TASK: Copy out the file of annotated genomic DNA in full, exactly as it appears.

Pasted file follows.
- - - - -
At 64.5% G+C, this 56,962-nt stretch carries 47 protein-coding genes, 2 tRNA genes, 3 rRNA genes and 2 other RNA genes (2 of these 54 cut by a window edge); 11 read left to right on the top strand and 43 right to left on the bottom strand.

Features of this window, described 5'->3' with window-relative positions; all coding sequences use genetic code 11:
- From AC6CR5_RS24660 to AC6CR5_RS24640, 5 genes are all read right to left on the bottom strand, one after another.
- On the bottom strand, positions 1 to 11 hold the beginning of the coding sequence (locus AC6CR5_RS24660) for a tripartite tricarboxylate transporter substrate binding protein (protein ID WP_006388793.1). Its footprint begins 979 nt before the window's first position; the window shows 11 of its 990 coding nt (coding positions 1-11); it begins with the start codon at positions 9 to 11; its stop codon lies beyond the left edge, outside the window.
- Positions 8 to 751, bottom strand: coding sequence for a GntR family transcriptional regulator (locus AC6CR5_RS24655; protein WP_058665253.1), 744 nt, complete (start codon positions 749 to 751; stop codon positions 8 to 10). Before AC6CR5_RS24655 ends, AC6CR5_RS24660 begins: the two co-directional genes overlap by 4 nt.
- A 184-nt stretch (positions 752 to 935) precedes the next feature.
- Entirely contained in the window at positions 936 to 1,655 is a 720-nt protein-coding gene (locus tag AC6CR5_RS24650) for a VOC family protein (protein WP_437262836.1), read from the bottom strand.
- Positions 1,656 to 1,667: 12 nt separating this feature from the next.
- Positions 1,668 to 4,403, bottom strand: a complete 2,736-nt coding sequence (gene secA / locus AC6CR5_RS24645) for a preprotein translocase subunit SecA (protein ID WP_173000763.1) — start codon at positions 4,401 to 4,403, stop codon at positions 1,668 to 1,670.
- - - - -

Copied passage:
At 64.5% G+C, this 56,962-nt stretch carries 47 protein-coding genes, 2 tRNA genes, 3 rRNA genes and 2 other RNA genes (2 of these 54 cut by a window edge); 11 read left to right on the top strand and 43 right to left on the bottom strand.

Features of this window, described 5'->3' with window-relative positions; all coding sequences use genetic code 11:
- From AC6CR5_RS24660 to AC6CR5_RS24640, 5 genes are all read right to left on the bottom strand, one after another.
- On the bottom strand, positions 1 to 11 hold the beginning of the coding sequence (locus AC6CR5_RS24660) for a tripartite tricarboxylate transporter substrate binding protein (protein ID WP_006388793.1). Its footprint begins 979 nt before the window's first position; the window shows 11 of its 990 coding nt (coding positions 1-11); it begins with the start codon at positions 9 to 11; its stop codon lies beyond the left edge, outside the window.
- Positions 8 to 751, bottom strand: coding sequence for a GntR family transcriptional regulator (locus AC6CR5_RS24655; protein WP_058665253.1), 744 nt, complete (start codon positions 749 to 751; stop codon positions 8 to 10). Before AC6CR5_RS24655 ends, AC6CR5_RS24660 begins: the two co-directional genes overlap by 4 nt.
- A 184-nt stretch (positions 752 to 935) precedes the next feature.
- Entirely contained in the window at positions 936 to 1,655 is a 720-nt protein-coding gene (locus tag AC6CR5_RS24650) for a VOC family protein (protein WP_437262836.1), read from the bottom strand.
- Positions 1,656 to 1,667: 12 nt separating this feature from the next.
- Positions 1,668 to 4,403, bottom strand: a complete 2,736-nt coding sequence (gene secA / locus AC6CR5_RS24645) for a preprotein translocase subunit SecA (protein ID WP_173000763.1) — start codon at positions 4,401 to 4,403, stop codon at positions 1,668 to 1,670.